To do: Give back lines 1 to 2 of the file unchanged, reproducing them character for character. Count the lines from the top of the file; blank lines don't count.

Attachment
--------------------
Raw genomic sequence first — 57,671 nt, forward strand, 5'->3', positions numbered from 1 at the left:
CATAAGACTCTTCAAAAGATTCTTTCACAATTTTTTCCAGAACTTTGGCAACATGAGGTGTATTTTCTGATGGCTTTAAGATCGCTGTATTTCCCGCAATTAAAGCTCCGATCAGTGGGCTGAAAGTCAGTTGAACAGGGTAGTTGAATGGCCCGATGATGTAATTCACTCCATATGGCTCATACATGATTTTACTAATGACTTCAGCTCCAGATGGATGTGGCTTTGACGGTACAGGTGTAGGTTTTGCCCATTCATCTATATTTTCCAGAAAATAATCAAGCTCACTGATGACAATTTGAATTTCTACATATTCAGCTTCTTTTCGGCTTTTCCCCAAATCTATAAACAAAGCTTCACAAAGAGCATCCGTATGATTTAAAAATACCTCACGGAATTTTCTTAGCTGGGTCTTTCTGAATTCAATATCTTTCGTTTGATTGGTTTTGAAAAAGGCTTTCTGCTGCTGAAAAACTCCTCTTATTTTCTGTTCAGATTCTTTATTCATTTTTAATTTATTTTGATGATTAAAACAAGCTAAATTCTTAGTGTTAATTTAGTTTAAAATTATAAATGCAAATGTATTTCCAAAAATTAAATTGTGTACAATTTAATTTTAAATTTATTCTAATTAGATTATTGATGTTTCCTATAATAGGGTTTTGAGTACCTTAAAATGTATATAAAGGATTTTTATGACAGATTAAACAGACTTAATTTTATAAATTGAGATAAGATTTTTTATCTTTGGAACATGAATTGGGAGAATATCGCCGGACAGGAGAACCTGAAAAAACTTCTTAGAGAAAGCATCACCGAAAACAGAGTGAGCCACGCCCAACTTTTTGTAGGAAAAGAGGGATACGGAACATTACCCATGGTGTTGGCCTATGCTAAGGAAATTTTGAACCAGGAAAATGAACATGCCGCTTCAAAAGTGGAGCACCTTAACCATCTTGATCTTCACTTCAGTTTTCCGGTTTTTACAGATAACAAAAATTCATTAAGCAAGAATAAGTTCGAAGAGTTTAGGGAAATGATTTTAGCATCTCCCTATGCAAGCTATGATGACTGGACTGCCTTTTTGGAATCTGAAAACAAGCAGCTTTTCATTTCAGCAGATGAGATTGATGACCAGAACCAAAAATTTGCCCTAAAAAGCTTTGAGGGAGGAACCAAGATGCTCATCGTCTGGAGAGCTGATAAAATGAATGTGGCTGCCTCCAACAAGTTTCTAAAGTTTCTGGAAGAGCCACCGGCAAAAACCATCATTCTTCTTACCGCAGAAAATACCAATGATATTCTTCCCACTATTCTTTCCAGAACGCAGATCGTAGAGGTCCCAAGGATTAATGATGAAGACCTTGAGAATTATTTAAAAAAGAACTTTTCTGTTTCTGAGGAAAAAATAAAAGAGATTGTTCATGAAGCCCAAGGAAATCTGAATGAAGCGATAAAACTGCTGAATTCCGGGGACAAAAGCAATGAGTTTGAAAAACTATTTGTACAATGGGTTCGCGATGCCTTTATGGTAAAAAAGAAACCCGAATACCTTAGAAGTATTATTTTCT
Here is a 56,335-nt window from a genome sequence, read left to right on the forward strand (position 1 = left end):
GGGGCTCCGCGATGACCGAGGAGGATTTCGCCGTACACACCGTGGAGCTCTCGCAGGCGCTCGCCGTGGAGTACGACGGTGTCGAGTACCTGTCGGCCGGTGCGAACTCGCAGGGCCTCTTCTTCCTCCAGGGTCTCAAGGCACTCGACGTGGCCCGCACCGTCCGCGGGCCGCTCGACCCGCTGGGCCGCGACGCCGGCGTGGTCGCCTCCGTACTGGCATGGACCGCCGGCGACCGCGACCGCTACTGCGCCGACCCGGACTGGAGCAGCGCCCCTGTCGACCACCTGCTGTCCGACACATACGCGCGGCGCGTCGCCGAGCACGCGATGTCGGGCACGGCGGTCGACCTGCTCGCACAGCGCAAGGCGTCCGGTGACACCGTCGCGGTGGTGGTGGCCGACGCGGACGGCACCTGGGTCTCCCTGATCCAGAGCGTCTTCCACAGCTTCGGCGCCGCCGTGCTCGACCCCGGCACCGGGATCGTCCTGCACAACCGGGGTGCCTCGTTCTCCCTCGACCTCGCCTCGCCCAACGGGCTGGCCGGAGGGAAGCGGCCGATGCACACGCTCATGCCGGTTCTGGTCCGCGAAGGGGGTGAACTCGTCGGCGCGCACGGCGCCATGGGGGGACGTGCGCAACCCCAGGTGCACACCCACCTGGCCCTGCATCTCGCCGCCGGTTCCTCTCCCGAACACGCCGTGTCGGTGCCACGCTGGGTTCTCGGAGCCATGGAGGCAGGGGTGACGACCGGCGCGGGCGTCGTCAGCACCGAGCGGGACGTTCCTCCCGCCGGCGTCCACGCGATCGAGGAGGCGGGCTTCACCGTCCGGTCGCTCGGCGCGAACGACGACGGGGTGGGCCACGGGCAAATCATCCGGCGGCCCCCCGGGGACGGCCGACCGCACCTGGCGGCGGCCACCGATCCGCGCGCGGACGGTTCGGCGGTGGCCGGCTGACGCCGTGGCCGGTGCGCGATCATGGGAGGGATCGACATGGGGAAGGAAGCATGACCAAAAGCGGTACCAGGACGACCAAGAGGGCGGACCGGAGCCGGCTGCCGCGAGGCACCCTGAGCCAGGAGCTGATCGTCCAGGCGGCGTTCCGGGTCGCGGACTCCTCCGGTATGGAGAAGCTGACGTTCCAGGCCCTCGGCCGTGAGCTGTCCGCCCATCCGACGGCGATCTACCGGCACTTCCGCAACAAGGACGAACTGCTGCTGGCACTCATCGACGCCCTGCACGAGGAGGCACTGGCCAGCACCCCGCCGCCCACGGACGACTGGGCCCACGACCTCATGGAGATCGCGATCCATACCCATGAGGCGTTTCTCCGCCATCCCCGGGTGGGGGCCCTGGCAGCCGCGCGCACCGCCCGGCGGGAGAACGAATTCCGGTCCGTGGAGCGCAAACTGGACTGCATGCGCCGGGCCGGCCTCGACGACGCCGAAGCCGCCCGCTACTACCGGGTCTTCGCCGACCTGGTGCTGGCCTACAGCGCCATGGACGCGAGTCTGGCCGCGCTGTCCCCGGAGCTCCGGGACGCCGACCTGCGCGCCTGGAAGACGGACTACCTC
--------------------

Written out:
Raw genomic sequence first — 57,671 nt, forward strand, 5'->3', positions numbered from 1 at the left:
CATAAGACTCTTCAAAAGATTCTTTCACAATTTTTTCCAGAACTTTGGCAACATGAGGTGTATTTTCTGATGGCTTTAAGATCGCTGTATTTCCCGCAATTAAAGCTCCGATCAGTGGGCTGAAAGTCAGTTGAACAGGGTAGTTGAATGGCCCGATGATGTAATTCACTCCATATGGCTCATACATGATTTTACTAATGACTTCAGCTCCAGATGGATGTGGCTTTGACGGTACAGGTGTAGGTTTTGCCCATTCATCTATATTTTCCAGAAAATAATCAAGCTCACTGATGACAATTTGAATTTCTACATATTCAGCTTCTTTTCGGCTTTTCCCCAAATCTATAAACAAAGCTTCACAAAGAGCATCCGTATGATTTAAAAATACCTCACGGAATTTTCTTAGCTGGGTCTTTCTGAATTCAATATCTTTCGTTTGATTGGTTTTGAAAAAGGCTTTCTGCTGCTGAAAAACTCCTCTTATTTTCTGTTCAGATTCTTTATTCATTTTTAATTTATTTTGATGATTAAAACAAGCTAAATTCTTAGTGTTAATTTAGTTTAAAATTATAAATGCAAATGTATTTCCAAAAATTAAATTGTGTACAATTTAATTTTAAATTTATTCTAATTAGATTATTGATGTTTCCTATAATAGGGTTTTGAGTACCTTAAAATGTATATAAAGGATTTTTATGACAGATTAAACAGACTTAATTTTATAAATTGAGATAAGATTTTTTATCTTTGGAACATGAATTGGGAGAATATCGCCGGACAGGAGAACCTGAAAAAACTTCTTAGAGAAAGCATCACCGAAAACAGAGTGAGCCACGCCCAACTTTTTGTAGGAAAAGAGGGATACGGAACATTACCCATGGTGTTGGCCTATGCTAAGGAAATTTTGAACCAGGAAAATGAACATGCCGCTTCAAAAGTGGAGCACCTTAACCATCTTGATCTTCACTTCAGTTTTCCGGTTTTTACAGATAACAAAAATTCATTAAGCAAGAATAAGTTCGAAGAGTTTAGGGAAATGATTTTAGCATCTCCCTATGCAAGCTATGATGACTGGACTGCCTTTTTGGAATCTGAAAACAAGCAGCTTTTCATTTCAGCAGATGAGATTGATGACCAGAACCAAAAATTTGCCCTAAAAAGCTTTGAGGGAGGAACCAAGATGCTCATCGTCTGGAGAGCTGATAAAATGAATGTGGCTGCCTCCAACAAGTTTCTAAAGTTTCTGGAAGAGCCACCGGCAAAAACCATCATTCTTCTTACCGCAGAAAATACCAATGATATTCTTCCCACTATTCTTTCCAGAACGCAGATCGTAGAGGTCCCAAGGATTAATGATGAAGACCTTGAGAATTATTTAAAAAAGAACTTTTCTGTTTCTGAGGAAAAAATAAAAGAGATTGTTCATGAAGCCCAAGGAAATCTGAATGAAGCGATAAAACTGCTGAATTCCGGGGACAAAAGCAATGAGTTTGAAAAACTATTTGTACAATGGGTTCGCGATGCCTTTATGGTAAAAAAGAAACCCGAATACCTTAGAAGTATTATTTTCT